More than 6,000 health-care workers in Manitoba could walk off the job if a new deal isn’t reached by June 15, which could cause massive delays or cancellations for patients.
The Manitoba Association of Health Care Professionals issued a strike deadline for its members who have been without a contract for more than five years, a press release from the organization said.
The union’s 6,500 members voted 99 per cent in favour of a strike.
If a new deal isn’t inked by June 15, the province could see lower-priority surgeries and procedures, lab results and other services put on the back burner or cancelled altogether.
MAHCP said it will keep a minimum level of staff available for essential services.
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Shared Health called the announcement “surprising” as an agreement in principal was reached between the two entities after days of negotiations.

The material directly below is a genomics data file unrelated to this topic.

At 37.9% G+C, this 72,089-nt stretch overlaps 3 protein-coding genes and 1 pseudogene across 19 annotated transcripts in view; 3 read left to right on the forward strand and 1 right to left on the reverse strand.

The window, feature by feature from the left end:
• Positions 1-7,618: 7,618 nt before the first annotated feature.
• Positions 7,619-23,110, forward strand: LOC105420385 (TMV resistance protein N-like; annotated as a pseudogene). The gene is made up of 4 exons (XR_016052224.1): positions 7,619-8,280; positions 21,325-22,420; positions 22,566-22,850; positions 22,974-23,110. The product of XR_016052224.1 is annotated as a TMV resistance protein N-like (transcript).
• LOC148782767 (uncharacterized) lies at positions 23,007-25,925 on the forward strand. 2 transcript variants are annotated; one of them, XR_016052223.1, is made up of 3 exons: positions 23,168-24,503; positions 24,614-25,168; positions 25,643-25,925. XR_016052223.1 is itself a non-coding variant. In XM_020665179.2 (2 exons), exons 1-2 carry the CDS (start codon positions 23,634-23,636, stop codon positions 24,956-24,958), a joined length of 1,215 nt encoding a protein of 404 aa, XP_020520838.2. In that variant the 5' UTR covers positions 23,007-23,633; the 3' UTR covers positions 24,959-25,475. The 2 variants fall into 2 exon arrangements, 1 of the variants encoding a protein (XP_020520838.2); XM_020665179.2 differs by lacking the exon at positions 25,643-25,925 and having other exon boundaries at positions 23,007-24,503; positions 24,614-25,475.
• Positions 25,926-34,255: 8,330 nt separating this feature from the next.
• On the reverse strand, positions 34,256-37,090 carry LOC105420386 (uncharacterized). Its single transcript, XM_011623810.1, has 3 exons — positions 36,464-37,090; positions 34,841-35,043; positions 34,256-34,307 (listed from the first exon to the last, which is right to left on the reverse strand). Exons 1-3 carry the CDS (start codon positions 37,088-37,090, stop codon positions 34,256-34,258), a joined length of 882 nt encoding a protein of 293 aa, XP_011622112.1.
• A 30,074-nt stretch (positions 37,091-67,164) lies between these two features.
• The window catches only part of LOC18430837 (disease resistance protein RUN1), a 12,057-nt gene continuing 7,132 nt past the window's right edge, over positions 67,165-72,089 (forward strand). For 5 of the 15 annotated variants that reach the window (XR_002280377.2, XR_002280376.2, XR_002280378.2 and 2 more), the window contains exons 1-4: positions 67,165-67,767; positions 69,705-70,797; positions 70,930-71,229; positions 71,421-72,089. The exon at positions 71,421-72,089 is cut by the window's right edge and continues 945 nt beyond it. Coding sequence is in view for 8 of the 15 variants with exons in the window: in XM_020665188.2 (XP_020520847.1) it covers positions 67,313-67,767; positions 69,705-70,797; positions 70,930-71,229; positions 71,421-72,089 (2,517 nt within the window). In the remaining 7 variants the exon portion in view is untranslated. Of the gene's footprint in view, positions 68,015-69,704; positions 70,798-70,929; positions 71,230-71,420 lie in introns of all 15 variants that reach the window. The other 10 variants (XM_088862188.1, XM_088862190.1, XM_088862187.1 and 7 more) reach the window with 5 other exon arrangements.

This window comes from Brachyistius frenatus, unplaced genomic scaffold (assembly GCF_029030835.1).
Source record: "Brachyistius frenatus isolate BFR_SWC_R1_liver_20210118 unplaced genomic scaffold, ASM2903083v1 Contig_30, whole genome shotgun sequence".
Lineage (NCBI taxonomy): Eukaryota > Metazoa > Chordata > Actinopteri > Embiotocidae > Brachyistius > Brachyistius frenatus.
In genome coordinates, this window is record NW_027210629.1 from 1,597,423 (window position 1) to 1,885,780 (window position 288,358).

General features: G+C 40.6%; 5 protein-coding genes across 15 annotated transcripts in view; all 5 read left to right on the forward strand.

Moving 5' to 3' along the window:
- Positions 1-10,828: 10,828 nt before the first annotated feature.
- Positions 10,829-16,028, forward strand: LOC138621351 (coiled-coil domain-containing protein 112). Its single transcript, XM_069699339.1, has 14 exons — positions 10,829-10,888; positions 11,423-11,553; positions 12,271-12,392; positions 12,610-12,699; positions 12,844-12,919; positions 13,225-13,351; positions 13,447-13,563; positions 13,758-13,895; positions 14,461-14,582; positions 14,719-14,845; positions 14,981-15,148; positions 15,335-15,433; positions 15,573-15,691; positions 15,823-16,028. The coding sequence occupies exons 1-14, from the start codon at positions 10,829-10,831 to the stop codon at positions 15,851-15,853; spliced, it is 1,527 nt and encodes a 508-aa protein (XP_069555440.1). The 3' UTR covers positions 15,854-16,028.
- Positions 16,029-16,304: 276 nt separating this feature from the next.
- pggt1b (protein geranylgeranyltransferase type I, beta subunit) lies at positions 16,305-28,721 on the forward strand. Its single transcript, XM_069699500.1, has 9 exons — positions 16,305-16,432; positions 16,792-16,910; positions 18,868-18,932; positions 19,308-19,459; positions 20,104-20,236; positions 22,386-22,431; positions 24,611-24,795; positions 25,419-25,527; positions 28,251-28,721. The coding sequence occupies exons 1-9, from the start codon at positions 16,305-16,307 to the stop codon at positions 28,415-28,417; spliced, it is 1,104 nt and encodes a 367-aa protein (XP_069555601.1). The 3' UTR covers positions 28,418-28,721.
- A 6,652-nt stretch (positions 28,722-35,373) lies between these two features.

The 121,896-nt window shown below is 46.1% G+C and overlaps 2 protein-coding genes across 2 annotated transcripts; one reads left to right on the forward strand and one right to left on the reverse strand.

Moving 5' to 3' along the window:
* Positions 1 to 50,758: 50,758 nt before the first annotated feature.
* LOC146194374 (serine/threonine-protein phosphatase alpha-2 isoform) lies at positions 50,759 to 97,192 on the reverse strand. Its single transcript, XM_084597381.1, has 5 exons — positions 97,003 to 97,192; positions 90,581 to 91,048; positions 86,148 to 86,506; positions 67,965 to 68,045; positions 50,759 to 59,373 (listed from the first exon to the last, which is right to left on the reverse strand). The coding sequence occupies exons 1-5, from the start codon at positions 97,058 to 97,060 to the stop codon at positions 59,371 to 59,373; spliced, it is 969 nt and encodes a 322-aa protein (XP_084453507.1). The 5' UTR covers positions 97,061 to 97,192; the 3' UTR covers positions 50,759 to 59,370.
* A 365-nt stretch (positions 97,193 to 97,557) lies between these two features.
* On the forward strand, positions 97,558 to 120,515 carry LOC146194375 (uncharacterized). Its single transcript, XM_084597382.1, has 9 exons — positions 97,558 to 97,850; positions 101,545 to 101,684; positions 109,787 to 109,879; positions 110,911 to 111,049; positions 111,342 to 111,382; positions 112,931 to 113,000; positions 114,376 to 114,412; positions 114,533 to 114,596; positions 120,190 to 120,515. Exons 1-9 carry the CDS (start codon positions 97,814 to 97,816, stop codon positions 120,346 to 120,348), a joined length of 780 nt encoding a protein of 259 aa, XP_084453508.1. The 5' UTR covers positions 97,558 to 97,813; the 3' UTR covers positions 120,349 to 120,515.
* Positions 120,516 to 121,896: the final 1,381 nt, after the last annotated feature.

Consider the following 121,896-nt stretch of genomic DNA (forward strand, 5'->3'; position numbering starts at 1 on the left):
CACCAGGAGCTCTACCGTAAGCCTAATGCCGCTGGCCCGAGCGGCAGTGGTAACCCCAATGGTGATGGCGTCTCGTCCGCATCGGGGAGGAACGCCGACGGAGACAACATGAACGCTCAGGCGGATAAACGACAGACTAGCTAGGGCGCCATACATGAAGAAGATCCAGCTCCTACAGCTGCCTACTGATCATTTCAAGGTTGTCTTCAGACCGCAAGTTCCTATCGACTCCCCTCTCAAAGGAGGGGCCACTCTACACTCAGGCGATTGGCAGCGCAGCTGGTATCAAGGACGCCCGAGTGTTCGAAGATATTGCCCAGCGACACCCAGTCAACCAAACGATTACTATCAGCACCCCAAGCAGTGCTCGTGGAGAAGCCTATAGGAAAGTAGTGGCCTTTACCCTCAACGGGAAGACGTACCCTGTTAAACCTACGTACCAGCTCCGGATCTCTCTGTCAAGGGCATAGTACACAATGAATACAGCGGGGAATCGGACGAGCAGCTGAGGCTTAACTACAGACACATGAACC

“We remain fully committed to the ongoing intensive mediation process. Both sides have agreed to a series of additional mediation dates and we look forward to finalizing the same type of resolution already reached with all of our other valued health-care workers,” a release from Shared Health says.
Preliminary negotiations began in March to discuss wages, which have been frozen since 2017 and no longer align with other provinces, the release from MAHCP said.
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“We continue to lose highly specialized allied health professionals to other sectors and other provinces that are way ahead of us in wages and benefits,” MAHCP President Jason Linklater said in the release.
“Manitoba has to start fixing this by giving them a reason to stay.”
The province has some 200 sites that employ MAHCP members. The organization claims the length in which the allied workers have been without a contract is the longest of any health-care sector in Canada.
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